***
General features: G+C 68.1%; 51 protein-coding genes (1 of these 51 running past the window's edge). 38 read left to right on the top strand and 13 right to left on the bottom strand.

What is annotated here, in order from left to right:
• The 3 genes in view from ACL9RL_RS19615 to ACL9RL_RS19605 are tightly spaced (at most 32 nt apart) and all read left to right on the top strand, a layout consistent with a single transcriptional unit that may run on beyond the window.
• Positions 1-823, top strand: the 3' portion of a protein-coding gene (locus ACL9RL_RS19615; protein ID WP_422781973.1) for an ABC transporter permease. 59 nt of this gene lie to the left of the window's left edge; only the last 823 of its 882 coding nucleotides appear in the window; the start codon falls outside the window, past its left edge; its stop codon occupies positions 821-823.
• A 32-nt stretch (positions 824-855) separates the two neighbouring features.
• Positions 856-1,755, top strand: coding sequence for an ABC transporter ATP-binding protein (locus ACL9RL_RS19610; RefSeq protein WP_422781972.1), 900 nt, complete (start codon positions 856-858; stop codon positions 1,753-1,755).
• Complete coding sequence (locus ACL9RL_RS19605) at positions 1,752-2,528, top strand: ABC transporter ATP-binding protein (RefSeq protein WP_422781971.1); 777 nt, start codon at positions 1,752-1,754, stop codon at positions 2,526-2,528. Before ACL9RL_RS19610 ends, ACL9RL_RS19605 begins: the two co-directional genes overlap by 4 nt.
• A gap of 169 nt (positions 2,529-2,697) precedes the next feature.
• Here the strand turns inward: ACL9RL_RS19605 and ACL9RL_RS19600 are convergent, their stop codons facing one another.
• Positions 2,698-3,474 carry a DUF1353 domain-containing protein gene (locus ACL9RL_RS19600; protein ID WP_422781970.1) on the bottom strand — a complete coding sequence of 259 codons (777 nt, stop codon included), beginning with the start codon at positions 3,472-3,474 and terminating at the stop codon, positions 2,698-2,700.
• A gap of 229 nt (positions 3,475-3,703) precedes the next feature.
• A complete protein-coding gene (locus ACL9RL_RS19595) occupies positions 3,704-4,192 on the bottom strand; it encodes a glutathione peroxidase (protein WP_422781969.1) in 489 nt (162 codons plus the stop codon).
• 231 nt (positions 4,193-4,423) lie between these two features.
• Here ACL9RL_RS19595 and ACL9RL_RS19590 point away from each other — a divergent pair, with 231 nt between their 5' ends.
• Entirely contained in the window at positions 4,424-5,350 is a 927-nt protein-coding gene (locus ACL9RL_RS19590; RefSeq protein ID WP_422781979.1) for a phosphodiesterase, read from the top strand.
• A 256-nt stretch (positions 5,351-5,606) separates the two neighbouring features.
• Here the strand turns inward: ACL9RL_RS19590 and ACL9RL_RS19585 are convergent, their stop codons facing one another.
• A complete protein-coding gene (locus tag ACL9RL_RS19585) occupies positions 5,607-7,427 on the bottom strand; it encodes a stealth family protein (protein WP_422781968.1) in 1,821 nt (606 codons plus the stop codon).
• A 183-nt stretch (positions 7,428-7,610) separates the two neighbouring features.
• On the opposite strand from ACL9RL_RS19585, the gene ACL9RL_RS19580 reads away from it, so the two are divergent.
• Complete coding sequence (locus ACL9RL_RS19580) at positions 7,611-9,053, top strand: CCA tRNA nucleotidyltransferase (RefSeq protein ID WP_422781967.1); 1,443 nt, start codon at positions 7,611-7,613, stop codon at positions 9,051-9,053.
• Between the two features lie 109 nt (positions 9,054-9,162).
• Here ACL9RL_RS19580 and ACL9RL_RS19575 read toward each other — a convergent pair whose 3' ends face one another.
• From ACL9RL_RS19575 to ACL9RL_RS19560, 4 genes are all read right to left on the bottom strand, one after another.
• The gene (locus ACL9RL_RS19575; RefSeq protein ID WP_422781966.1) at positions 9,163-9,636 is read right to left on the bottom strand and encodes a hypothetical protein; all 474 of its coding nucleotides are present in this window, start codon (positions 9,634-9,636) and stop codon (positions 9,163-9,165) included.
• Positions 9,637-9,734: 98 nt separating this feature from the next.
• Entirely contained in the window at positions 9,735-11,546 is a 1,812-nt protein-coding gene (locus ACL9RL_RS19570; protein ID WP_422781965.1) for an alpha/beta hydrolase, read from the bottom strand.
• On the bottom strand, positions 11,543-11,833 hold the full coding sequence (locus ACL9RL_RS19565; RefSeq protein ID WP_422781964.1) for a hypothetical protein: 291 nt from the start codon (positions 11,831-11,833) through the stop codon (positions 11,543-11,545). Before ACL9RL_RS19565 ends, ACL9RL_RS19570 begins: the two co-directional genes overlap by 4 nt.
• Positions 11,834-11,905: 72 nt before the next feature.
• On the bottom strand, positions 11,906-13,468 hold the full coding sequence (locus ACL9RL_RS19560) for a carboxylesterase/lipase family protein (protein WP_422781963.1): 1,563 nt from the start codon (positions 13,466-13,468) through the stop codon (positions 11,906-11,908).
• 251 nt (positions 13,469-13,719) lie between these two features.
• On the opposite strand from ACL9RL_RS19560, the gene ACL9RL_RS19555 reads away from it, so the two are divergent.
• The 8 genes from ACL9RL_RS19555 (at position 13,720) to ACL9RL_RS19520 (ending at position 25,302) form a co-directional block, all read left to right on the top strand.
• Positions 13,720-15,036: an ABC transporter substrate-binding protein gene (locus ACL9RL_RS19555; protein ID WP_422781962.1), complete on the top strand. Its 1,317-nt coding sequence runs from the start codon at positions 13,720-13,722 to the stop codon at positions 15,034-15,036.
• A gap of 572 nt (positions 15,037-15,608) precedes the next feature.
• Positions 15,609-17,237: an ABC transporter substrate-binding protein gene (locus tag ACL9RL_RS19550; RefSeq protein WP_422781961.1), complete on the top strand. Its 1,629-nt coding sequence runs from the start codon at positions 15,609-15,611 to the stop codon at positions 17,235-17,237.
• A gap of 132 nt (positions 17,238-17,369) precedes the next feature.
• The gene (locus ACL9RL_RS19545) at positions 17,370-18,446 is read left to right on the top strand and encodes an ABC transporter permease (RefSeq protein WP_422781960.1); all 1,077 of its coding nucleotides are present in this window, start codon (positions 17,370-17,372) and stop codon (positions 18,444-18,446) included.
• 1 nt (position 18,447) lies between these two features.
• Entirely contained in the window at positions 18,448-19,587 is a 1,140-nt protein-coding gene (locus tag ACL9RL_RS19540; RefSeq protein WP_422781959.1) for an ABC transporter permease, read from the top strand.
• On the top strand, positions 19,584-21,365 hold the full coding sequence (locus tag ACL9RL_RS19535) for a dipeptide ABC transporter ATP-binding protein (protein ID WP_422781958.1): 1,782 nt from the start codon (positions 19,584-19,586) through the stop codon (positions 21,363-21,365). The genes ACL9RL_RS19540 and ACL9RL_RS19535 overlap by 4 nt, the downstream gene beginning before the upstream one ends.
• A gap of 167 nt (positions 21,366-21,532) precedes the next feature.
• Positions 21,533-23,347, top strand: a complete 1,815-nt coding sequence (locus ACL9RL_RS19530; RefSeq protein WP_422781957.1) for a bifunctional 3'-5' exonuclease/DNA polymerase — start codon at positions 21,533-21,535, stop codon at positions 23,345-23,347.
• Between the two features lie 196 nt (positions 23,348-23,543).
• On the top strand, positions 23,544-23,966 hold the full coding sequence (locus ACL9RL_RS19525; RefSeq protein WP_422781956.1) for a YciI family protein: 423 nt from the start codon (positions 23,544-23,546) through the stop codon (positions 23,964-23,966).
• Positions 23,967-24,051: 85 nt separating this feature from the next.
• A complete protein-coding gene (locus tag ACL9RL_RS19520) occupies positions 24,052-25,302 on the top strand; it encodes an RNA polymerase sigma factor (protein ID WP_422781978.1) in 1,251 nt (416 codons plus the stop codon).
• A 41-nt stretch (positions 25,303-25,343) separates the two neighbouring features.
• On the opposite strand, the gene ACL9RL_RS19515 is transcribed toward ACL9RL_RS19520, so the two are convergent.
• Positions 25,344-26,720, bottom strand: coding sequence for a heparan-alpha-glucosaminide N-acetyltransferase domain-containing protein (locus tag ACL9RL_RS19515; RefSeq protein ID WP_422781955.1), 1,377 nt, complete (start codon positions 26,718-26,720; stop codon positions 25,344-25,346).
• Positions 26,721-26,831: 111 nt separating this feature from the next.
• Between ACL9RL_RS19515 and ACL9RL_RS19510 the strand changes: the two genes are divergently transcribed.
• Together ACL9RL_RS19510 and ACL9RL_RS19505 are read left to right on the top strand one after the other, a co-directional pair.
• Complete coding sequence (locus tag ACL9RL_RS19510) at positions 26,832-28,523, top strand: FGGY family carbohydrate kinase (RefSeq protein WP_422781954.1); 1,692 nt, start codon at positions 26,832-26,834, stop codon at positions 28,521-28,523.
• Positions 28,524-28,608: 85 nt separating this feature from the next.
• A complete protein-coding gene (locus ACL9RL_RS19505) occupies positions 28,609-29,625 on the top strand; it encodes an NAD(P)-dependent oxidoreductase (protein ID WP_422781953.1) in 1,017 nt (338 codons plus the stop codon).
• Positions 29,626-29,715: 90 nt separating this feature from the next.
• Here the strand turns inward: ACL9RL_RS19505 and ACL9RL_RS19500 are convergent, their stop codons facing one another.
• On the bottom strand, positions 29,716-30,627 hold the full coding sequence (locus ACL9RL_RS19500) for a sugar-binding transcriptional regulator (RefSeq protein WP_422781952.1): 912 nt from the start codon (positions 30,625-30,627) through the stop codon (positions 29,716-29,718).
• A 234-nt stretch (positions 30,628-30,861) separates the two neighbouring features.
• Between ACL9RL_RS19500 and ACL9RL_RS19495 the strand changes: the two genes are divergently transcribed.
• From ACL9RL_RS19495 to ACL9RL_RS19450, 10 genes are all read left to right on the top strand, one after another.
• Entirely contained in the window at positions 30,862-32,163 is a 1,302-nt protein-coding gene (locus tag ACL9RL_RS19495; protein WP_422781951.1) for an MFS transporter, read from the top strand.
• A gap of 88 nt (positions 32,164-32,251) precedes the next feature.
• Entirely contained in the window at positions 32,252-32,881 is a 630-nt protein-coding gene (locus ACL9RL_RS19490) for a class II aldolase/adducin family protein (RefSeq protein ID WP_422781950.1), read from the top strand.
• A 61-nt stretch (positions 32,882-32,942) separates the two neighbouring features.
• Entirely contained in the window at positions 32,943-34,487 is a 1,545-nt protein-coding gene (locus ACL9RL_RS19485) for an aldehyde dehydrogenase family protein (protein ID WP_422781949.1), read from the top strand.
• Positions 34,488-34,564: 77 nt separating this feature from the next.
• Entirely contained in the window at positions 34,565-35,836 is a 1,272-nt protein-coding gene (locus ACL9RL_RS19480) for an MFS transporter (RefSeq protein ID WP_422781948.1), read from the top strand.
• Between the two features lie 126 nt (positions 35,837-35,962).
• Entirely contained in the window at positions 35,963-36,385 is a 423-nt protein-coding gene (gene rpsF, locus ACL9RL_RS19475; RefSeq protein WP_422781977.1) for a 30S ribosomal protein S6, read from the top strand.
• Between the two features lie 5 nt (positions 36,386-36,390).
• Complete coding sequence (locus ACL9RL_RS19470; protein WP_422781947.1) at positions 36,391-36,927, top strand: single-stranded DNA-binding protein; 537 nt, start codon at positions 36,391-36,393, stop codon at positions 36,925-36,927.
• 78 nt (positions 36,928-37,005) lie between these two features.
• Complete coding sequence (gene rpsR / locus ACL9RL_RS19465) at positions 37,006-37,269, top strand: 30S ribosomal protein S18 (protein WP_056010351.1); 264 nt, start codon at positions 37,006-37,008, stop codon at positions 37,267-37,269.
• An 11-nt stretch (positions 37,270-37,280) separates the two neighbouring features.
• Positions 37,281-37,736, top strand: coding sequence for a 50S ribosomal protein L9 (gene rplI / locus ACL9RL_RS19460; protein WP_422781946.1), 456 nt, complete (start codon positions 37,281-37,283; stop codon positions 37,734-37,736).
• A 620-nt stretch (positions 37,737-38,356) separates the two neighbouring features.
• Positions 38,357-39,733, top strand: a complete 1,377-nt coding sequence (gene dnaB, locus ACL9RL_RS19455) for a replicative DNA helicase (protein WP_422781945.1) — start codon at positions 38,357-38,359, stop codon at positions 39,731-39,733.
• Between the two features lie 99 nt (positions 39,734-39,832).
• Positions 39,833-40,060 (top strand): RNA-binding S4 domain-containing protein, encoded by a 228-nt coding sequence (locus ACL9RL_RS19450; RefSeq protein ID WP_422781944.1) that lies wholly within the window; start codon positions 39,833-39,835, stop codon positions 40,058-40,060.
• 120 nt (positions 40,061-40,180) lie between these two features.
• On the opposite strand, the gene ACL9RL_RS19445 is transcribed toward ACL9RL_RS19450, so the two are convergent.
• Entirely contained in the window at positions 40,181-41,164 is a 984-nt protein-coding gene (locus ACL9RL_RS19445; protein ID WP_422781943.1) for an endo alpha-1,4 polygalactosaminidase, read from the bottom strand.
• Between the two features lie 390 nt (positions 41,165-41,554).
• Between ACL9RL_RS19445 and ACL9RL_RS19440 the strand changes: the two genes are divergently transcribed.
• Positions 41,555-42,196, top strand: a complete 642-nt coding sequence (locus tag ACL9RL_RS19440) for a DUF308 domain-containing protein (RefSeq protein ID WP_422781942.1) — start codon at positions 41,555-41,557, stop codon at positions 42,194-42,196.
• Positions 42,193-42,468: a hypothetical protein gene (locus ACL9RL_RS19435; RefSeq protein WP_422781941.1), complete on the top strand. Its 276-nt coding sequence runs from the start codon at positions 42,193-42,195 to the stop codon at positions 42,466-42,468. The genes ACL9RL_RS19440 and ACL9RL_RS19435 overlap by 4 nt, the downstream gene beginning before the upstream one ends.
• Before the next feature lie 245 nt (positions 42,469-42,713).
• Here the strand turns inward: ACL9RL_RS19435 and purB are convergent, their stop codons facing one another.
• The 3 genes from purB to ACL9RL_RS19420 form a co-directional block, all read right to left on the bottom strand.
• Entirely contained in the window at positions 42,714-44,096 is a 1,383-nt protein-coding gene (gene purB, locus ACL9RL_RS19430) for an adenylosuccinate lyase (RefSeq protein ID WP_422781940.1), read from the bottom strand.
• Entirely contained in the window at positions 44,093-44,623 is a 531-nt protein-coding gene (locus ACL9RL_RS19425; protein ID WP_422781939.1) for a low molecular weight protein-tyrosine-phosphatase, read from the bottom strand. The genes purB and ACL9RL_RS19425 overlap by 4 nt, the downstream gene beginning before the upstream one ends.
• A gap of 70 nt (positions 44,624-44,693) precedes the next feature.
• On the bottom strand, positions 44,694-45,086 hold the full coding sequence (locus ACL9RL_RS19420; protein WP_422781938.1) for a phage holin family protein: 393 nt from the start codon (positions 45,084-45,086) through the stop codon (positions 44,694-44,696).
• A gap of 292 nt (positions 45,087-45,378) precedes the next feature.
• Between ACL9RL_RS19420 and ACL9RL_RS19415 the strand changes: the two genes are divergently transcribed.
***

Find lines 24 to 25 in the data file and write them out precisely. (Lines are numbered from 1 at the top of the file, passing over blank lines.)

• From ACL9RL_RS19575 to ACL9RL_RS19560, 4 genes are all read right to left on the bottom strand, one after another.
• The gene (locus ACL9RL_RS19575; RefSeq protein ID WP_422781966.1) at positions 9,163-9,636 is read right to left on the bottom strand and encodes a hypothetical protein; all 474 of its coding nucleotides are present in this window, start codon (positions 9,634-9,636) and stop codon (positions 9,163-9,165) included.